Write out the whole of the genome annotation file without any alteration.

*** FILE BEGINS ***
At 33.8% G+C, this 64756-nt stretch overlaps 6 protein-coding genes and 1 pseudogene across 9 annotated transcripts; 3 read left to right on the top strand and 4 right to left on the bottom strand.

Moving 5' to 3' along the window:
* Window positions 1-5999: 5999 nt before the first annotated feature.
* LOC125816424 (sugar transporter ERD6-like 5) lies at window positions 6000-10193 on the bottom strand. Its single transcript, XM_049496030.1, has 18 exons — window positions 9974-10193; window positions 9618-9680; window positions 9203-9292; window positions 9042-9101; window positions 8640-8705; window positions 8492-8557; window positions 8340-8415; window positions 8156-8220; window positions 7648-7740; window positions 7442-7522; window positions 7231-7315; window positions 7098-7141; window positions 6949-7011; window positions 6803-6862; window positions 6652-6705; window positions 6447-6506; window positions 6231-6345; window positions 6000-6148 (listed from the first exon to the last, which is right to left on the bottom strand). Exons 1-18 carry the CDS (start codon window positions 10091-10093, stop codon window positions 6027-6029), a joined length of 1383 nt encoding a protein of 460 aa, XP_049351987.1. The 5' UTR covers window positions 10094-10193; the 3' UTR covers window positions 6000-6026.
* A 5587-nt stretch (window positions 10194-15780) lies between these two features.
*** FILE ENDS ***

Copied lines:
At 33.8% G+C, this 64756-nt stretch overlaps 6 protein-coding genes and 1 pseudogene across 9 annotated transcripts; 3 read left to right on the top strand and 4 right to left on the bottom strand.

Moving 5' to 3' along the window:
* Window positions 1-5999: 5999 nt before the first annotated feature.
* LOC125816424 (sugar transporter ERD6-like 5) lies at window positions 6000-10193 on the bottom strand. Its single transcript, XM_049496030.1, has 18 exons — window positions 9974-10193; window positions 9618-9680; window positions 9203-9292; window positions 9042-9101; window positions 8640-8705; window positions 8492-8557; window positions 8340-8415; window positions 8156-8220; window positions 7648-7740; window positions 7442-7522; window positions 7231-7315; window positions 7098-7141; window positions 6949-7011; window positions 6803-6862; window positions 6652-6705; window positions 6447-6506; window positions 6231-6345; window positions 6000-6148 (listed from the first exon to the last, which is right to left on the bottom strand). Exons 1-18 carry the CDS (start codon window positions 10091-10093, stop codon window positions 6027-6029), a joined length of 1383 nt encoding a protein of 460 aa, XP_049351987.1. The 5' UTR covers window positions 10094-10193; the 3' UTR covers window positions 6000-6026.
* A 5587-nt stretch (window positions 10194-15780) lies between these two features.